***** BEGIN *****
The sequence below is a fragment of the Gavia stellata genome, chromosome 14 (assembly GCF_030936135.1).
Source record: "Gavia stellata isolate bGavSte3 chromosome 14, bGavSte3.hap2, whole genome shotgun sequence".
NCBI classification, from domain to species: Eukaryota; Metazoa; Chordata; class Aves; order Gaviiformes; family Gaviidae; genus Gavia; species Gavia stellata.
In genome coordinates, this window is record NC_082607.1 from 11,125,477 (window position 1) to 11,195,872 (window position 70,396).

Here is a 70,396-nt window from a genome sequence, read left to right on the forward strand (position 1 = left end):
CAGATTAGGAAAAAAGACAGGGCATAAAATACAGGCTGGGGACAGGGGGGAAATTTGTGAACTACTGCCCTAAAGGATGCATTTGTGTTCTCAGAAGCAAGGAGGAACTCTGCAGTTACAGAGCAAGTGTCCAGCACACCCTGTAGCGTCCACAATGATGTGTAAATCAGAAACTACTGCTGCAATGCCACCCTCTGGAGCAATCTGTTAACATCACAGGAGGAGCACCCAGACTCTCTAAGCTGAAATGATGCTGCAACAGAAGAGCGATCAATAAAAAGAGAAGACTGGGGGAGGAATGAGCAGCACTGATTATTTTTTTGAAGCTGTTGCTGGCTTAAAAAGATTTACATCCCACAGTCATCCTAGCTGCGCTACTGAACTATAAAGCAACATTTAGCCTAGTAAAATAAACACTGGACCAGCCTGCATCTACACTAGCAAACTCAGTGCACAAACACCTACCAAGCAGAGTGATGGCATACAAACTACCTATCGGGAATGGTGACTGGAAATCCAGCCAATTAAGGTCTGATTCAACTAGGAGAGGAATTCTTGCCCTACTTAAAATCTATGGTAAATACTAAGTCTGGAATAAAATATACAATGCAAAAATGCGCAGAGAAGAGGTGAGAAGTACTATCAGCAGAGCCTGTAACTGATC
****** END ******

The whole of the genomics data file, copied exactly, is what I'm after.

The sequence below is a fragment of the Gavia stellata genome, chromosome 14 (assembly GCF_030936135.1).
Source record: "Gavia stellata isolate bGavSte3 chromosome 14, bGavSte3.hap2, whole genome shotgun sequence".
NCBI classification, from domain to species: Eukaryota; Metazoa; Chordata; class Aves; order Gaviiformes; family Gaviidae; genus Gavia; species Gavia stellata.
In genome coordinates, this window is record NC_082607.1 from 11,125,477 (window position 1) to 11,195,872 (window position 70,396).

Here is a 70,396-nt window from a genome sequence, read left to right on the forward strand (position 1 = left end):
CAGATTAGGAAAAAAGACAGGGCATAAAATACAGGCTGGGGACAGGGGGGAAATTTGTGAACTACTGCCCTAAAGGATGCATTTGTGTTCTCAGAAGCAAGGAGGAACTCTGCAGTTACAGAGCAAGTGTCCAGCACACCCTGTAGCGTCCACAATGATGTGTAAATCAGAAACTACTGCTGCAATGCCACCCTCTGGAGCAATCTGTTAACATCACAGGAGGAGCACCCAGACTCTCTAAGCTGAAATGATGCTGCAACAGAAGAGCGATCAATAAAAAGAGAAGACTGGGGGAGGAATGAGCAGCACTGATTATTTTTTTGAAGCTGTTGCTGGCTTAAAAAGATTTACATCCCACAGTCATCCTAGCTGCGCTACTGAACTATAAAGCAACATTTAGCCTAGTAAAATAAACACTGGACCAGCCTGCATCTACACTAGCAAACTCAGTGCACAAACACCTACCAAGCAGAGTGATGGCATACAAACTACCTATCGGGAATGGTGACTGGAAATCCAGCCAATTAAGGTCTGATTCAACTAGGAGAGGAATTCTTGCCCTACTTAAAATCTATGGTAAATACTAAGTCTGGAATAAAATATACAATGCAAAAATGCGCAGAGAAGAGGTGAGAAGTACTATCAGCAGAGCCTGTAACTGATC